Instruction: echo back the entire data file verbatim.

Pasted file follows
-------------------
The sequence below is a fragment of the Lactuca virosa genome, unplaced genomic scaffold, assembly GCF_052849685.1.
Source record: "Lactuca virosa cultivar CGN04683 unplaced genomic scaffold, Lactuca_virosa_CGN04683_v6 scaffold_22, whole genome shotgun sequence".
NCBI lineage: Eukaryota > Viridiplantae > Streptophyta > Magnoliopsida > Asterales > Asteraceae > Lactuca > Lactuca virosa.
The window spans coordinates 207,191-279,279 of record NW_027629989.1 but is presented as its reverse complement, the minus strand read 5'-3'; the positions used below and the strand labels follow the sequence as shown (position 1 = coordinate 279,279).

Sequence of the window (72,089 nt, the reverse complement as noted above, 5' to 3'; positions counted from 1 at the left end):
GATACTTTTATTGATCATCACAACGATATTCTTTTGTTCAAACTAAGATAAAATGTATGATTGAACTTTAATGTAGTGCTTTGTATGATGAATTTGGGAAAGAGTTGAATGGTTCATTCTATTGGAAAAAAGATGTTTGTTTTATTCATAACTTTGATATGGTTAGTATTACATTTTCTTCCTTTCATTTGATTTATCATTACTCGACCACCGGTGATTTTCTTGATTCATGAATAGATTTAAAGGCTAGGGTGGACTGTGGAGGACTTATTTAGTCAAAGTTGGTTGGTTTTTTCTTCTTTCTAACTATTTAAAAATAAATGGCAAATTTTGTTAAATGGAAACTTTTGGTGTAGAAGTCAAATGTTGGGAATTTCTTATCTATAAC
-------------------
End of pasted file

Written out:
The sequence below is a fragment of the Lactuca virosa genome, unplaced genomic scaffold, assembly GCF_052849685.1.
Source record: "Lactuca virosa cultivar CGN04683 unplaced genomic scaffold, Lactuca_virosa_CGN04683_v6 scaffold_22, whole genome shotgun sequence".
NCBI lineage: Eukaryota > Viridiplantae > Streptophyta > Magnoliopsida > Asterales > Asteraceae > Lactuca > Lactuca virosa.
The window spans coordinates 207,191-279,279 of record NW_027629989.1 but is presented as its reverse complement, the minus strand read 5'-3'; the positions used below and the strand labels follow the sequence as shown (position 1 = coordinate 279,279).

Sequence of the window (72,089 nt, the reverse complement as noted above, 5' to 3'; positions counted from 1 at the left end):
GATACTTTTATTGATCATCACAACGATATTCTTTTGTTCAAACTAAGATAAAATGTATGATTGAACTTTAATGTAGTGCTTTGTATGATGAATTTGGGAAAGAGTTGAATGGTTCATTCTATTGGAAAAAAGATGTTTGTTTTATTCATAACTTTGATATGGTTAGTATTACATTTTCTTCCTTTCATTTGATTTATCATTACTCGACCACCGGTGATTTTCTTGATTCATGAATAGATTTAAAGGCTAGGGTGGACTGTGGAGGACTTATTTAGTCAAAGTTGGTTGGTTTTTTCTTCTTTCTAACTATTTAAAAATAAATGGCAAATTTTGTTAAATGGAAACTTTTGGTGTAGAAGTCAAATGTTGGGAATTTCTTATCTATAAC